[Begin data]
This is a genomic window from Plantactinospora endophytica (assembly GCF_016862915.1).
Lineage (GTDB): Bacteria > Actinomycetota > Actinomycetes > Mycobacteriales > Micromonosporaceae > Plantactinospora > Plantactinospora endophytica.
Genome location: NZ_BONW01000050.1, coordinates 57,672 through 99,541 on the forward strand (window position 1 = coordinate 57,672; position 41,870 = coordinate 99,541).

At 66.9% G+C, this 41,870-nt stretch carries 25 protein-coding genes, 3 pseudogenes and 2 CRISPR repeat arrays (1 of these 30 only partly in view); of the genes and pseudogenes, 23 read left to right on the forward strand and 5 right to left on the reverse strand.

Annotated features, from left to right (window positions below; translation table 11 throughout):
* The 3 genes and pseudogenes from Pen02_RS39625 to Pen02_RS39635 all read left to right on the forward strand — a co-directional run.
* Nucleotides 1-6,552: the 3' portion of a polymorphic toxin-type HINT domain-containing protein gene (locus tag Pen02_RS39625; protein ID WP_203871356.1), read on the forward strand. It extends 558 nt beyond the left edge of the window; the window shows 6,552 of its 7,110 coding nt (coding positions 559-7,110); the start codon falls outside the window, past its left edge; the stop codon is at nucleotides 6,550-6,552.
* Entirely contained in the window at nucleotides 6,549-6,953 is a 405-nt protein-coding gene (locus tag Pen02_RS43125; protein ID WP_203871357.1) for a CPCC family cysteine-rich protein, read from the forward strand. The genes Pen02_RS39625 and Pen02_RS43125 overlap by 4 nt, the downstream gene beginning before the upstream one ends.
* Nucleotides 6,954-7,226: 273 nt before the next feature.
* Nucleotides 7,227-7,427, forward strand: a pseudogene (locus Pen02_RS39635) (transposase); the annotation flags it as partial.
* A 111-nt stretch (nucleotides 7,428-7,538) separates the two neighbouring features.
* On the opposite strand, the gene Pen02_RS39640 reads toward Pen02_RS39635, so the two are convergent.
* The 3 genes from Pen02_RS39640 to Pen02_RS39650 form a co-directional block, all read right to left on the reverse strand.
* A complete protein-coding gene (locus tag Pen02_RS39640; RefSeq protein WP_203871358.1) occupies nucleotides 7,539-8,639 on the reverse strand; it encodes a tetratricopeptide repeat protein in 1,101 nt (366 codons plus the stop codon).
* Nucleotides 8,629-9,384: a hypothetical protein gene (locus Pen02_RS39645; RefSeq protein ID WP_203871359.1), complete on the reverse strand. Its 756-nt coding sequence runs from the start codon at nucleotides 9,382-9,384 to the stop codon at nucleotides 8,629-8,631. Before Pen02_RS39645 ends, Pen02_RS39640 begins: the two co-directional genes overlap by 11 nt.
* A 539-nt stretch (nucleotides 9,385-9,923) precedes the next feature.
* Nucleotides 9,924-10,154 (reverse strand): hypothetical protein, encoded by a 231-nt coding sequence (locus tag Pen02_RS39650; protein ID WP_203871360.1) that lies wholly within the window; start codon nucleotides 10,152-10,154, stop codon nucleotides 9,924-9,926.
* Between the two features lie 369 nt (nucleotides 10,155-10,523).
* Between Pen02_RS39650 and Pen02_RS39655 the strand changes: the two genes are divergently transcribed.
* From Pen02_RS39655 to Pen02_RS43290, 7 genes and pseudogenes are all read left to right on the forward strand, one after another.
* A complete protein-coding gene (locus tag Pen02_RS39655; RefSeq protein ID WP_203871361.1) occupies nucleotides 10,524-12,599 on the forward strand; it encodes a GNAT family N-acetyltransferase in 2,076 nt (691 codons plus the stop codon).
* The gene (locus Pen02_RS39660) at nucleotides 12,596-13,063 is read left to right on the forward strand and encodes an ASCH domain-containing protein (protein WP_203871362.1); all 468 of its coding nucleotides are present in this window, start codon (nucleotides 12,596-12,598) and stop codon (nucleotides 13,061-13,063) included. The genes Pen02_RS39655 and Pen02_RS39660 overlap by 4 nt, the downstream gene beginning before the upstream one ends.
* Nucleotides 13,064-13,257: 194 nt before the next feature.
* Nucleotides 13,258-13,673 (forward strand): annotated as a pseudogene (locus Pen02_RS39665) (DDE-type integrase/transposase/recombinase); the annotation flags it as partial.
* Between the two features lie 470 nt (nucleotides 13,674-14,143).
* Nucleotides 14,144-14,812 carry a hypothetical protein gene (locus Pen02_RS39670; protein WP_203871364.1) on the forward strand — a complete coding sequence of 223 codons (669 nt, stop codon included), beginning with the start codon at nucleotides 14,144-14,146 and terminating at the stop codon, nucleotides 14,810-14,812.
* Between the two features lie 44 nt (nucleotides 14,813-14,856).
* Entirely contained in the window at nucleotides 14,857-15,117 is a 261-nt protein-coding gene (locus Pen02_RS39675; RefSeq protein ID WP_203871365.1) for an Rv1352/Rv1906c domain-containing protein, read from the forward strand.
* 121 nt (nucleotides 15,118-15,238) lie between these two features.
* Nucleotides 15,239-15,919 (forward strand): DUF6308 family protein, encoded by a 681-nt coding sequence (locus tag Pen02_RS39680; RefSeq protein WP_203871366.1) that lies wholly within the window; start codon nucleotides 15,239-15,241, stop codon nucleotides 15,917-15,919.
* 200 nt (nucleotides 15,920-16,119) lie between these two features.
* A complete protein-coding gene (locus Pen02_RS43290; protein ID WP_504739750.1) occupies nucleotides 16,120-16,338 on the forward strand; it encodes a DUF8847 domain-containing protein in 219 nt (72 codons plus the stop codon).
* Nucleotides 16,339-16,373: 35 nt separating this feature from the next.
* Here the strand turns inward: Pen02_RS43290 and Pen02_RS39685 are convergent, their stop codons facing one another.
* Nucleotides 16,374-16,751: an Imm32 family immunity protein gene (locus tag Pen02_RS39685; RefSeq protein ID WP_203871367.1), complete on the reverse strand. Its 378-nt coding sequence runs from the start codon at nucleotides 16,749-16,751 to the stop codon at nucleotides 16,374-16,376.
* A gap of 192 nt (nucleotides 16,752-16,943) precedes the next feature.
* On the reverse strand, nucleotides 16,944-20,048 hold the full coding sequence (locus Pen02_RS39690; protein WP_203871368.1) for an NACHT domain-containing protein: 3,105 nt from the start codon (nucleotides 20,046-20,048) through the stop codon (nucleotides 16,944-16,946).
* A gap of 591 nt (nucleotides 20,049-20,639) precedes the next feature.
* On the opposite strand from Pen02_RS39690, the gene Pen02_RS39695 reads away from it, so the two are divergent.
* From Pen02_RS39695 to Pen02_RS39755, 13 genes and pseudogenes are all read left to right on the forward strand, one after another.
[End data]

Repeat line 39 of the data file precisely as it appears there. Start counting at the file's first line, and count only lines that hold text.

* On the opposite strand from Pen02_RS39690, the gene Pen02_RS39695 reads away from it, so the two are divergent.